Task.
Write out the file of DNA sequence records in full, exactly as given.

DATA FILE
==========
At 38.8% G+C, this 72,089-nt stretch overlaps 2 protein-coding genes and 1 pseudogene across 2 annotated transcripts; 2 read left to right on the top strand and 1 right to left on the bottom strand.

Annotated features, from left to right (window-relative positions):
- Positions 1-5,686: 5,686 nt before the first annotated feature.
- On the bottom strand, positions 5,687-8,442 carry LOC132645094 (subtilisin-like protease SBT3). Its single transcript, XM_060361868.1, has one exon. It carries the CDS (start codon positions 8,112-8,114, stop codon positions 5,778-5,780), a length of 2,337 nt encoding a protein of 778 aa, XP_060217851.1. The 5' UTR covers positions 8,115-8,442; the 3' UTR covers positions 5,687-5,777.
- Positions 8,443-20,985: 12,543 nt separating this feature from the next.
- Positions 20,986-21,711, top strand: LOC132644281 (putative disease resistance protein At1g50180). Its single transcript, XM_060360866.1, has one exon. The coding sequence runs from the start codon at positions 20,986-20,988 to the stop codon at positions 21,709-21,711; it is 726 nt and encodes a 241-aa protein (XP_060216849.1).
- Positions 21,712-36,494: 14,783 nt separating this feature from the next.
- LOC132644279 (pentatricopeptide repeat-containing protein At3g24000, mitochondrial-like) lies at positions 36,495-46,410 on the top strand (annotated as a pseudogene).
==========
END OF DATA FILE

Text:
At 38.8% G+C, this 72,089-nt stretch overlaps 2 protein-coding genes and 1 pseudogene across 2 annotated transcripts; 2 read left to right on the top strand and 1 right to left on the bottom strand.

Annotated features, from left to right (window-relative positions):
- Positions 1-5,686: 5,686 nt before the first annotated feature.
- On the bottom strand, positions 5,687-8,442 carry LOC132645094 (subtilisin-like protease SBT3). Its single transcript, XM_060361868.1, has one exon. It carries the CDS (start codon positions 8,112-8,114, stop codon positions 5,778-5,780), a length of 2,337 nt encoding a protein of 778 aa, XP_060217851.1. The 5' UTR covers positions 8,115-8,442; the 3' UTR covers positions 5,687-5,777.
- Positions 8,443-20,985: 12,543 nt separating this feature from the next.
- Positions 20,986-21,711, top strand: LOC132644281 (putative disease resistance protein At1g50180). Its single transcript, XM_060360866.1, has one exon. The coding sequence runs from the start codon at positions 20,986-20,988 to the stop codon at positions 21,709-21,711; it is 726 nt and encodes a 241-aa protein (XP_060216849.1).
- Positions 21,712-36,494: 14,783 nt separating this feature from the next.
- LOC132644279 (pentatricopeptide repeat-containing protein At3g24000, mitochondrial-like) lies at positions 36,495-46,410 on the top strand (annotated as a pseudogene).